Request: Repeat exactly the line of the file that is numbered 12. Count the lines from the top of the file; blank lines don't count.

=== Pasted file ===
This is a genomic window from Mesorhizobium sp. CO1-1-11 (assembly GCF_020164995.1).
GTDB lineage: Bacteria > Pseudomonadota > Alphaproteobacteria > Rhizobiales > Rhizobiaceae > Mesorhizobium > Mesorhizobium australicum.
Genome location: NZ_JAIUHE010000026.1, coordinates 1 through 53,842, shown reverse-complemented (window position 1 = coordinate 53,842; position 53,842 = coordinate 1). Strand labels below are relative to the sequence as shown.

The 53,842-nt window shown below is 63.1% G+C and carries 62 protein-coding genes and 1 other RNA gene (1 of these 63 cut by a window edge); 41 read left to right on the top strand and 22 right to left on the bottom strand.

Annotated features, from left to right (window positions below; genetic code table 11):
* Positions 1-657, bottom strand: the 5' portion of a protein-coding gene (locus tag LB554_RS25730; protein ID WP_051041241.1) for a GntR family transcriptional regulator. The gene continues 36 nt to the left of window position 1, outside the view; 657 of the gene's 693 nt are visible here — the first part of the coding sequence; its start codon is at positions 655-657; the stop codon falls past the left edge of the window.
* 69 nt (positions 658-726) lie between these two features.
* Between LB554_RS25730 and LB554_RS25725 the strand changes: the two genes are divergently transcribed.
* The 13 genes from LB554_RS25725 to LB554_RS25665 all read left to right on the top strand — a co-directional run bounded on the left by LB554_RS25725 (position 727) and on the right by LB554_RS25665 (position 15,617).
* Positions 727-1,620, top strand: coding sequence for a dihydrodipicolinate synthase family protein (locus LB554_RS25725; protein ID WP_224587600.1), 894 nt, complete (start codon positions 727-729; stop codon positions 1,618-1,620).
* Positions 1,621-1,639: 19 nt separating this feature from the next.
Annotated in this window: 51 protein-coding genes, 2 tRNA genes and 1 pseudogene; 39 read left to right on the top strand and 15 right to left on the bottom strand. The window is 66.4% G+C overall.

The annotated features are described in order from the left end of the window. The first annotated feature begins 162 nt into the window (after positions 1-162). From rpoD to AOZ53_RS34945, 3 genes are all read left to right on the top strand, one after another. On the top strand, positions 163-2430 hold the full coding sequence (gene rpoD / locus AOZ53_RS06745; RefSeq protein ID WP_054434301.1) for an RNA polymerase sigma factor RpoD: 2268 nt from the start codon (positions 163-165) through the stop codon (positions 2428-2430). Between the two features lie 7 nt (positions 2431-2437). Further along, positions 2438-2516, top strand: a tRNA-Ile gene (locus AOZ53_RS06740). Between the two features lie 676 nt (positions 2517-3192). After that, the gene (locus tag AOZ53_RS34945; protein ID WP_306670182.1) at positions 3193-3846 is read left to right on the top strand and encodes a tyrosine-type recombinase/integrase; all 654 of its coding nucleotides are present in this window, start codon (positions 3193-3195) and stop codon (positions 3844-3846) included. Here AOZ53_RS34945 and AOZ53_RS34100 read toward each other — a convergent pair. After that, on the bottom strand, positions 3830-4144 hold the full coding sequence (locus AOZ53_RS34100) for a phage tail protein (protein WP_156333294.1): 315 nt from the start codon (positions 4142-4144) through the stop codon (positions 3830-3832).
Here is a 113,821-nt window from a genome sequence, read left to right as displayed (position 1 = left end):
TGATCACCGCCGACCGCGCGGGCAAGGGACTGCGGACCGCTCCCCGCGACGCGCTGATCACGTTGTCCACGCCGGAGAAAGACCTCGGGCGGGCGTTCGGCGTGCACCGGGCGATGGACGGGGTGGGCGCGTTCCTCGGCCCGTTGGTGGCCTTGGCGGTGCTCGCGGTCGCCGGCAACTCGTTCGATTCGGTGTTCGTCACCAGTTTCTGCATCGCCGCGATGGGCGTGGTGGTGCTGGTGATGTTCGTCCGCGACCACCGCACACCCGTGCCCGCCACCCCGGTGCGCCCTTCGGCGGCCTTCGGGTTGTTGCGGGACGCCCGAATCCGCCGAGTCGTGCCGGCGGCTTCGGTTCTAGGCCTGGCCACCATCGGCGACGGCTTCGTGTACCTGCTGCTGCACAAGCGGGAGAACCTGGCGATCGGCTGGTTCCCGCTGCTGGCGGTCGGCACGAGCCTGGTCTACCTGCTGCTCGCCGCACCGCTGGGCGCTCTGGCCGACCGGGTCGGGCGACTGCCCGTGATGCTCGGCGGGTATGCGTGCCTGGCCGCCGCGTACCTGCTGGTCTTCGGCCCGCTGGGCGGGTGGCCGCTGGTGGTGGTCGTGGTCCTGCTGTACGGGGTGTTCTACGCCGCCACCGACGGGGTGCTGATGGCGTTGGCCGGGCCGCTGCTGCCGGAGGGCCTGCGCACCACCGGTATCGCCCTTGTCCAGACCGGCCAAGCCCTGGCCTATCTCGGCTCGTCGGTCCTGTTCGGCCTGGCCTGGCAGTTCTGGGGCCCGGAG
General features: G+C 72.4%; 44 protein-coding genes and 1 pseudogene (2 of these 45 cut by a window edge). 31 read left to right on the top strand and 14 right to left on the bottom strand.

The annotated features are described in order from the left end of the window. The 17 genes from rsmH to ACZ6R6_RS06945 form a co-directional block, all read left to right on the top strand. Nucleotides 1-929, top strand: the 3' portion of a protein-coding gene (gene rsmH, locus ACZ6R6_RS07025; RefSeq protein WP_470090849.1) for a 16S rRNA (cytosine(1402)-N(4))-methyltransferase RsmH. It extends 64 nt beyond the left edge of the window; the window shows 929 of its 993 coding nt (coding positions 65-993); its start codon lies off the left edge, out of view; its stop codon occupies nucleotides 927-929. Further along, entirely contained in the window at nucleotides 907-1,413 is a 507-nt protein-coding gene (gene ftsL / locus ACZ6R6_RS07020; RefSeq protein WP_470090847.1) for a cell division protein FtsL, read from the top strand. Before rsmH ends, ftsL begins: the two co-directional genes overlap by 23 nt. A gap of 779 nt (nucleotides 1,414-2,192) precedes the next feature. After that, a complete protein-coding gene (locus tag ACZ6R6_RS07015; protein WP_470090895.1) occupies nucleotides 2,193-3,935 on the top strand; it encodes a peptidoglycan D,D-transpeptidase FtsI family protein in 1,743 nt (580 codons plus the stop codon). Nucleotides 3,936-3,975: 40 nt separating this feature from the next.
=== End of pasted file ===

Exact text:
Annotated in this window: 51 protein-coding genes, 2 tRNA genes and 1 pseudogene; 39 read left to right on the top strand and 15 right to left on the bottom strand. The window is 66.4% G+C overall.